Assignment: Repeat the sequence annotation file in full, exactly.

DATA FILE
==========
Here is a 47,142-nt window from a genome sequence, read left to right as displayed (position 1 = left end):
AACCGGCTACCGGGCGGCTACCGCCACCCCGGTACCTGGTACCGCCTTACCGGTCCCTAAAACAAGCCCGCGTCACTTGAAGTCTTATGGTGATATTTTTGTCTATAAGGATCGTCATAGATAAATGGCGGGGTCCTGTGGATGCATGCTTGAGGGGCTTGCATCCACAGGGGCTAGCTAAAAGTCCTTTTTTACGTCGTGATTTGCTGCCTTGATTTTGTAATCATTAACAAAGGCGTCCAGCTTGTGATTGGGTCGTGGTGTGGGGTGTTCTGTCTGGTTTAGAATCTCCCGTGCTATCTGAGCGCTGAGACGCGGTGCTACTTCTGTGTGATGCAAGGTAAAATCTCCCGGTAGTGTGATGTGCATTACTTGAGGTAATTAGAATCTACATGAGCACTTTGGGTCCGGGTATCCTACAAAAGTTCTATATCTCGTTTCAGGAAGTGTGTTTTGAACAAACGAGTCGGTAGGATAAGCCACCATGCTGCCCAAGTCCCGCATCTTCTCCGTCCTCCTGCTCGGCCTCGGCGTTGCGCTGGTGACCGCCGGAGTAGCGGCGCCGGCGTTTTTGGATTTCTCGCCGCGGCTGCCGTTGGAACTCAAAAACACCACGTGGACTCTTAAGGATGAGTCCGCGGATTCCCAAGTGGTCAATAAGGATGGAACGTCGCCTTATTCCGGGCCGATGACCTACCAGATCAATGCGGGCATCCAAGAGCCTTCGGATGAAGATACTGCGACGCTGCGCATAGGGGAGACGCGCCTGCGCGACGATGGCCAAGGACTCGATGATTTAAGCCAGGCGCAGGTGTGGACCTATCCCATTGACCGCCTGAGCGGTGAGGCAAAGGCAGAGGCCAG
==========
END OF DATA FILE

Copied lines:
Here is a 47,142-nt window from a genome sequence, read left to right as displayed (position 1 = left end):
AACCGGCTACCGGGCGGCTACCGCCACCCCGGTACCTGGTACCGCCTTACCGGTCCCTAAAACAAGCCCGCGTCACTTGAAGTCTTATGGTGATATTTTTGTCTATAAGGATCGTCATAGATAAATGGCGGGGTCCTGTGGATGCATGCTTGAGGGGCTTGCATCCACAGGGGCTAGCTAAAAGTCCTTTTTTACGTCGTGATTTGCTGCCTTGATTTTGTAATCATTAACAAAGGCGTCCAGCTTGTGATTGGGTCGTGGTGTGGGGTGTTCTGTCTGGTTTAGAATCTCCCGTGCTATCTGAGCGCTGAGACGCGGTGCTACTTCTGTGTGATGCAAGGTAAAATCTCCCGGTAGTGTGATGTGCATTACTTGAGGTAATTAGAATCTACATGAGCACTTTGGGTCCGGGTATCCTACAAAAGTTCTATATCTCGTTTCAGGAAGTGTGTTTTGAACAAACGAGTCGGTAGGATAAGCCACCATGCTGCCCAAGTCCCGCATCTTCTCCGTCCTCCTGCTCGGCCTCGGCGTTGCGCTGGTGACCGCCGGAGTAGCGGCGCCGGCGTTTTTGGATTTCTCGCCGCGGCTGCCGTTGGAACTCAAAAACACCACGTGGACTCTTAAGGATGAGTCCGCGGATTCCCAAGTGGTCAATAAGGATGGAACGTCGCCTTATTCCGGGCCGATGACCTACCAGATCAATGCGGGCATCCAAGAGCCTTCGGATGAAGATACTGCGACGCTGCGCATAGGGGAGACGCGCCTGCGCGACGATGGCCAAGGACTCGATGATTTAAGCCAGGCGCAGGTGTGGACCTATCCCATTGACCGCCTGAGCGGTGAGGCAAAGGCAGAGGCCAG